Ross Jones has been around Johns Hopkins in one role or another for most of the last half-century.
It's pretty darned hard to keep him out of the loop on anything that's really important.
But three university trustees managed to completely blindside him. They raised more than $2 million to name a wing of Homewood's planned new student arts center in Jones' honor.
And the retiring vice president and secretary of the university never suspected a thing until the gift was announced at a trustee dinner in his honor this month.
"It's very hard to believe," an emotional Jones told the trustees. "I thank you for this tremendous tribute, and one that goes on forever. I'm deeply touched." Later on, he joked about the conspiracy of silence. "I got caught [by surprise]. And this is tough for someone who has always he thought he knew everything that was going on."
The ringleaders were trustees R. Champlin Sheridan '52, Andrew J. Bozzelli '53 and Wendell A. Smith '54, a classmate and two fraternity brothers of Jones during his undergraduate years who have remained close to him ever since. It was their idea to create a fund in Jones' honor, and it was they who sent a letter inviting contributions. Nearly 100 people responded, primarily trustees, but also all five living Johns Hopkins presidents, Hopkins colleagues and others closely associated with Jones and the university. The more than $2 million raised came in pledges ranging from $100 to well into six figures.
"We wanted to recognize both an extraordinary personal friendship and his long, distinguished association with Hopkins," Bozzelli said. "We're longtime friends who wanted to do it; that's all."
Bozzelli said that one trustee to whom he talked agreed almost immediately to make a major lead gift. Another who offered a very significant pledge told Bozzelli it was the easiest decision he and his family had ever made.
Robert R. Lindgren, the university's vice president for development and alumni relations and a professional fund-raiser for nearly two decades, said he had never before seen such a tribute to an individual. He said he had told Bozzelli, Sheridan and Smith he thought it would be a great challenge to meet even their original goal of $1 million.
"To raise this kind of money in someone's honor is absolutely remarkable," Lindgren said.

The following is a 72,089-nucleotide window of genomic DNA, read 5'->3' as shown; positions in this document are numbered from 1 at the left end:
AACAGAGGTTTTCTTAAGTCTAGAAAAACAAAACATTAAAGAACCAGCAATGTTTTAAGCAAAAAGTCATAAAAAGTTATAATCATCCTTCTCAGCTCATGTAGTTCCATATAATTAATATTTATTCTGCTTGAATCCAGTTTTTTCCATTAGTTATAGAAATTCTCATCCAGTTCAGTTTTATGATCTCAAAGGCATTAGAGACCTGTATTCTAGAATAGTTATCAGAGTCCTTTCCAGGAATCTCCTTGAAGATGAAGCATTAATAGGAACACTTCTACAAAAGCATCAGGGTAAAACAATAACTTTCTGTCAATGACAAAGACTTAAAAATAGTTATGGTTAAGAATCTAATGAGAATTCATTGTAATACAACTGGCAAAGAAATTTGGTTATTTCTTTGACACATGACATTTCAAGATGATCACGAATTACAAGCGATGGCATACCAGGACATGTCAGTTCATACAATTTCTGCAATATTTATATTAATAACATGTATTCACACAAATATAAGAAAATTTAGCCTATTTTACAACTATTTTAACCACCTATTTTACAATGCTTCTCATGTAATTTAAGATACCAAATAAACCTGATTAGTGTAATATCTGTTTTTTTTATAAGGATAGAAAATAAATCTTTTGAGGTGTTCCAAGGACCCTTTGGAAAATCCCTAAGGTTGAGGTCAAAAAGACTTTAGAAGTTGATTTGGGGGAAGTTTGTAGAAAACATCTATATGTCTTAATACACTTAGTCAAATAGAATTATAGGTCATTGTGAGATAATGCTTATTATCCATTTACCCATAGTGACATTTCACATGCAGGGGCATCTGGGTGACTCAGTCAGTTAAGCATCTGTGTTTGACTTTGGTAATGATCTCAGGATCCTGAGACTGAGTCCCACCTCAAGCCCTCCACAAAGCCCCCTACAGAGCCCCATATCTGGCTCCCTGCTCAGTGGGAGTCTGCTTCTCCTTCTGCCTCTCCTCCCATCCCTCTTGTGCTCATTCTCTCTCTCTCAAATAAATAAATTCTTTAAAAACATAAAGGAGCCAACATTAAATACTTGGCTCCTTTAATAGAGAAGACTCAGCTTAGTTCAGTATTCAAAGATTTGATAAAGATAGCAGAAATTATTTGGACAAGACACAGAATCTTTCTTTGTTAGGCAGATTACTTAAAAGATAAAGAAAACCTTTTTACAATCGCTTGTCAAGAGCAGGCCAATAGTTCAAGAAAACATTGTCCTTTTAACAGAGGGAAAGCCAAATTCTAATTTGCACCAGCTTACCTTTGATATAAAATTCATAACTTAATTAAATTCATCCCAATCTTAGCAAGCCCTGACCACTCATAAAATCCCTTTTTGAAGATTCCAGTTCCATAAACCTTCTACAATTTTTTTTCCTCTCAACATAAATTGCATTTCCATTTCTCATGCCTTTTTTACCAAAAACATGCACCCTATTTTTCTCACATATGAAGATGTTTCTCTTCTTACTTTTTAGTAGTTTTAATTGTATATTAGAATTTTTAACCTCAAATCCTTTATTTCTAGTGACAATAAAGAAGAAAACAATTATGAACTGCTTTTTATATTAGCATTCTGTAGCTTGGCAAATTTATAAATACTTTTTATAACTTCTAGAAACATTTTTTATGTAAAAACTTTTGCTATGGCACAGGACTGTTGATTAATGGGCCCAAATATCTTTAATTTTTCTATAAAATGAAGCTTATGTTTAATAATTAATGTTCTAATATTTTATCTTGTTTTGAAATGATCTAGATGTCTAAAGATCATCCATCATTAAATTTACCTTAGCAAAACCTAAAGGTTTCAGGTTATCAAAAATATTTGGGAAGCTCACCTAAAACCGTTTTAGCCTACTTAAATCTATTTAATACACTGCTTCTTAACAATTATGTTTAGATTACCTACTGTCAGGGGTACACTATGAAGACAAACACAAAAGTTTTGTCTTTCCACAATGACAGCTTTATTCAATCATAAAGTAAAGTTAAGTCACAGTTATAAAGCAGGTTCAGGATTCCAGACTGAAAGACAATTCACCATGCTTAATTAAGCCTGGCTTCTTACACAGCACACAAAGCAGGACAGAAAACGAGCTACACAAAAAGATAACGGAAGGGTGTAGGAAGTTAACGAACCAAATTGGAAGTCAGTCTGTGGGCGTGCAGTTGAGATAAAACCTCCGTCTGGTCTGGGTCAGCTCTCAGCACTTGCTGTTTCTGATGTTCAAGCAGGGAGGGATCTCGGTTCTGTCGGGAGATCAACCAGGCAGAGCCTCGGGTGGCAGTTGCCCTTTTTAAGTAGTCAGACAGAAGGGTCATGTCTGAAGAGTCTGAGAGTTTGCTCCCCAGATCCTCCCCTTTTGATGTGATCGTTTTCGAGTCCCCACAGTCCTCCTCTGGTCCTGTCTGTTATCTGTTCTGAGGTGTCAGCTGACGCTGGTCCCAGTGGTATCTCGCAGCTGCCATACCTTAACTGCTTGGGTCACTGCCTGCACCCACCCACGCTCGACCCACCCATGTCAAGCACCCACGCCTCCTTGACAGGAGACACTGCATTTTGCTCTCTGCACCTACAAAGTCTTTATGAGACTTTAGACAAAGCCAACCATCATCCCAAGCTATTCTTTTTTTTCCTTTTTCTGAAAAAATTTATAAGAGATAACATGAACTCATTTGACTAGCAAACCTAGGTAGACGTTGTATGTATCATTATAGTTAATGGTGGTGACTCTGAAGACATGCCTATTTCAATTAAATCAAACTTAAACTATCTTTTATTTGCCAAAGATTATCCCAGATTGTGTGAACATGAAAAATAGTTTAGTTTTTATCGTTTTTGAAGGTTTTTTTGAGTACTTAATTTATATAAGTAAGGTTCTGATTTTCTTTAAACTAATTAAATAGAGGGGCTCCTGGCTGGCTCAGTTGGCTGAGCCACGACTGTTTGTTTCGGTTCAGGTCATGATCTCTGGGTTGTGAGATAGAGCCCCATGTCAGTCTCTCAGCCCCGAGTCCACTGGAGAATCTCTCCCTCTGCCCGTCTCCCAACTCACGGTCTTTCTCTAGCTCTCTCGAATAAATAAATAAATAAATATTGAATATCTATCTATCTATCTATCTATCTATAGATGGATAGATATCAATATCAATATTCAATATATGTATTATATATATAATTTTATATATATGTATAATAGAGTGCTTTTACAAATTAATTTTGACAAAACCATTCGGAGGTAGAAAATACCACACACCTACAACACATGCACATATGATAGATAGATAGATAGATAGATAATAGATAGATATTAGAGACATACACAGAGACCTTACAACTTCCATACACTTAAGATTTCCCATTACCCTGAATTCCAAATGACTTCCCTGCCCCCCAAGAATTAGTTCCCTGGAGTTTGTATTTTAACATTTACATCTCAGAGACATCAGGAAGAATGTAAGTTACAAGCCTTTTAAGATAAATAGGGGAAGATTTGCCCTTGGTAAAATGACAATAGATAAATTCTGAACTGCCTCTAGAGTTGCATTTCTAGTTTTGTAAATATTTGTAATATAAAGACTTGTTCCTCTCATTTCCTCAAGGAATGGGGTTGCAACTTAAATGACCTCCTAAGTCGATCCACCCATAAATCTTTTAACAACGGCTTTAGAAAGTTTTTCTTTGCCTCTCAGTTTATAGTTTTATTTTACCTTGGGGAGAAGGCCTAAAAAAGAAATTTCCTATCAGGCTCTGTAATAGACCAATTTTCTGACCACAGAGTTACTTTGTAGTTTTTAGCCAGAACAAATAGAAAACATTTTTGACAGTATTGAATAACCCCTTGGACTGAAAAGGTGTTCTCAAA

The gift will help make a long-planned student arts center a reality. Construction of the $17 million center, at the eastern edge of the Homewood campus along Charles Street near 33rd Street, is expected to begin this fall. A total of $14.5 million has been raised.
The easternmost of the center's three connected buildings will be named in Jones' honor. That building will include offices for student groups and publications, practice rooms for student musicians and space for the visual arts. Other wings of the center will house performance space and other facilities for performing arts and for students working with electronic media.
Sheridan said that a building that will enhance undergraduate student life was "a natural" choice for honoring Jones because of his close association with students and his dedication over the years to their well-being.
"When we started looking at naming opportunities, a building in the arts center flashed out like a beacon," Smith said.
Jones, a 1953 graduate of Hopkins who returned to the university in 1961 as assistant to President Milton S. Eisenhower, has been a close aide to six of the university's 13 presidents. As secretary of the board of trustees, he has worked with five board chairmen. At various times, he has headed the university's communications, fund-raising and alumni relations programs and supervised operations in the office of the president.
Gifts to the fund in Jones' honor are counted toward the Johns Hopkins Initiative, the fund-raising campaign for The Johns Hopkins Institutions. The campaign passed its initial goal of $900 million two years early, and the university's trustees voted last month to raise the target to $1.2 billion.